And in this field, the world champion is French and has become a partner of The SeaCleaners! It is CLS (Collecte Localisation Satellites), a subsidiary of CNES and CNP. CLS is an international company that has been a pioneer in providing Earth observation and monitoring solutions since 1986. Its vision is to imagine and deploy innovative solutions to understand and protect our planet and manage its resources sustainably.

As part of its partnership with The SeaCleaners, CLS will make available the results of studies (1) on the monitoring and modelling of marine plastic waste drift in Indonesian waters, as well as its expertise in locating polluted marine areas in Indonesia, in order to prepare future MANTA intervention zones.

The data comes from 70 satellite beacons connected to the Argos constellation, deployed by CLS at the mouths of three Indonesian rivers: the Cisadane in Jakarta, the Bengawan in Solo on Central Java and the Musi River in Palembang on Sumatra Island. These beacons make it possible to really track down the plastic litter. The aim is to understand the mechanisms of stranding and accumulation and their impact on ecosystems in order to prioritise and optimise collection and cleaning in rivers, on the coast and at sea.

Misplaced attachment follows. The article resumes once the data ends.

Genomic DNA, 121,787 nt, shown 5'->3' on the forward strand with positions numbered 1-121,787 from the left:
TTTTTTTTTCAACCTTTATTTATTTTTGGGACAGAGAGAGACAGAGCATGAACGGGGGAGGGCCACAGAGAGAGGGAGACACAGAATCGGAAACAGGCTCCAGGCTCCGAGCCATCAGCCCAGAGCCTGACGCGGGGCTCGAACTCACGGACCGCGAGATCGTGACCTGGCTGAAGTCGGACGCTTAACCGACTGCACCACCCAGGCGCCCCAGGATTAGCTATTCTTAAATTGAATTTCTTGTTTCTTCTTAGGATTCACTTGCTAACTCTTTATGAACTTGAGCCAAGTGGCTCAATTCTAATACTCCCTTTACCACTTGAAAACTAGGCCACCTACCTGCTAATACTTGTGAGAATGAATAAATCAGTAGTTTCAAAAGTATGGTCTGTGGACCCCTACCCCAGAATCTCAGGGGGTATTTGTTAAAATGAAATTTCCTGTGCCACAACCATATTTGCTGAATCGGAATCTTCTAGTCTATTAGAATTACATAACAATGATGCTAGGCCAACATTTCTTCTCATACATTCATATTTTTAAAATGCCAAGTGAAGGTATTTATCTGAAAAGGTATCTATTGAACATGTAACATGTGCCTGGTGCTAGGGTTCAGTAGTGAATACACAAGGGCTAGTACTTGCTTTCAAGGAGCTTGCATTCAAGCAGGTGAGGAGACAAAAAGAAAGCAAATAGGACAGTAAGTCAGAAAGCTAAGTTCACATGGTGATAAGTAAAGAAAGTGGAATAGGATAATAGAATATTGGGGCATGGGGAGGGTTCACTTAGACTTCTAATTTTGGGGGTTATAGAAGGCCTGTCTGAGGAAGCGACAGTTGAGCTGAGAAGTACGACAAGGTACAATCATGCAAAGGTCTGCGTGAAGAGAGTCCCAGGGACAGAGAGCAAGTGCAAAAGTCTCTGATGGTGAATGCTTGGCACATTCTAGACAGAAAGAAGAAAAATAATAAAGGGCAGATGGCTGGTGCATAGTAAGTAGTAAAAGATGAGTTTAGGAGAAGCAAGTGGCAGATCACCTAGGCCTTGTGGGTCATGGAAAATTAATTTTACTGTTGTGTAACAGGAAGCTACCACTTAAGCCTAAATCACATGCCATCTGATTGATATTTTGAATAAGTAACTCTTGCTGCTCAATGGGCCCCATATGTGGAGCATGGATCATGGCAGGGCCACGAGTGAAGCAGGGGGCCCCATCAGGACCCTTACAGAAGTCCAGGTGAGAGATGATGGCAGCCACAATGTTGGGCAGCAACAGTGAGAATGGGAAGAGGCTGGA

The recovery of the beacons’ positions every hour makes it possible to define precisely the trajectory of each beacon once it is at sea.

For The SeaCleaners, access to the results of these studies is a major challenge: it means knowing exactly which routes the giant cleaner of the seas will have to take to be as efficient as possible in its mission to collect river and marine debris, while having a minimal environmental footprint. In a word: how to optimise MANTA’s movements, and at what time of year to intervene, in order to have a visible impact in areas of high waste concentration.

The subject of satellite data and waste drift modelling is fascinating. To explain the stakes of these technologies, in the service of ocean protection and the fight against plastic pollution, we met Marc LUCAS, Project Manager and Senior Oceanographer at CLS and newcomer to the International Scientific Advisory Board of The SeaCleaners.

“We work on two types of satellite data: